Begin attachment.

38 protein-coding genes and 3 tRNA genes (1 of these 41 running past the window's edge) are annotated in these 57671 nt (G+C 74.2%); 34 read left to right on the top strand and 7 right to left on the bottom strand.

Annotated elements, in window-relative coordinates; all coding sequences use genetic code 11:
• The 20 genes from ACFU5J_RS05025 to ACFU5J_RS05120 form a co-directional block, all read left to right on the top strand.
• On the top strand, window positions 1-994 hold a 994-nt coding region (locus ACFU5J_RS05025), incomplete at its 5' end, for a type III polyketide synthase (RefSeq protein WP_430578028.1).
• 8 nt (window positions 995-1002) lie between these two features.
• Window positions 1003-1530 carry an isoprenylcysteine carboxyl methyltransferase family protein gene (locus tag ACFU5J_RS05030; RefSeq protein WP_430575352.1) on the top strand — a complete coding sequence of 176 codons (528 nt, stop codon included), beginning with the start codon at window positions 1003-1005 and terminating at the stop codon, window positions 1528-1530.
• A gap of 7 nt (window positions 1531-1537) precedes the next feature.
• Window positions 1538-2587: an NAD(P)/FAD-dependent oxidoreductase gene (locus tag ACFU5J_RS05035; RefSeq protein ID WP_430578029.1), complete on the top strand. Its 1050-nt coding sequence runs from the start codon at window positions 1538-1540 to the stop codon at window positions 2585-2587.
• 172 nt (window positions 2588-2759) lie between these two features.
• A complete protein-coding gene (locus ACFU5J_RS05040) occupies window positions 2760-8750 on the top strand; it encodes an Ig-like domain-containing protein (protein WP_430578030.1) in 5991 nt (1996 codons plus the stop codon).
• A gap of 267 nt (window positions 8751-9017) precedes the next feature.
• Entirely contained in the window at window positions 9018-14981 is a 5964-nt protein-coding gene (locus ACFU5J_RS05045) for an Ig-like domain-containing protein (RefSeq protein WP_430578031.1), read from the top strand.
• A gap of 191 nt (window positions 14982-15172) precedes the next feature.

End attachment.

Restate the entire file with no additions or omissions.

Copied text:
38 protein-coding genes and 3 tRNA genes (1 of these 41 running past the window's edge) are annotated in these 57671 nt (G+C 74.2%); 34 read left to right on the top strand and 7 right to left on the bottom strand.

Annotated elements, in window-relative coordinates; all coding sequences use genetic code 11:
• The 20 genes from ACFU5J_RS05025 to ACFU5J_RS05120 form a co-directional block, all read left to right on the top strand.
• On the top strand, window positions 1-994 hold a 994-nt coding region (locus ACFU5J_RS05025), incomplete at its 5' end, for a type III polyketide synthase (RefSeq protein WP_430578028.1).
• 8 nt (window positions 995-1002) lie between these two features.
• Window positions 1003-1530 carry an isoprenylcysteine carboxyl methyltransferase family protein gene (locus tag ACFU5J_RS05030; RefSeq protein WP_430575352.1) on the top strand — a complete coding sequence of 176 codons (528 nt, stop codon included), beginning with the start codon at window positions 1003-1005 and terminating at the stop codon, window positions 1528-1530.
• A gap of 7 nt (window positions 1531-1537) precedes the next feature.
• Window positions 1538-2587: an NAD(P)/FAD-dependent oxidoreductase gene (locus tag ACFU5J_RS05035; RefSeq protein ID WP_430578029.1), complete on the top strand. Its 1050-nt coding sequence runs from the start codon at window positions 1538-1540 to the stop codon at window positions 2585-2587.
• 172 nt (window positions 2588-2759) lie between these two features.
• A complete protein-coding gene (locus ACFU5J_RS05040) occupies window positions 2760-8750 on the top strand; it encodes an Ig-like domain-containing protein (protein WP_430578030.1) in 5991 nt (1996 codons plus the stop codon).
• A gap of 267 nt (window positions 8751-9017) precedes the next feature.
• Entirely contained in the window at window positions 9018-14981 is a 5964-nt protein-coding gene (locus ACFU5J_RS05045) for an Ig-like domain-containing protein (RefSeq protein WP_430578031.1), read from the top strand.
• A gap of 191 nt (window positions 14982-15172) precedes the next feature.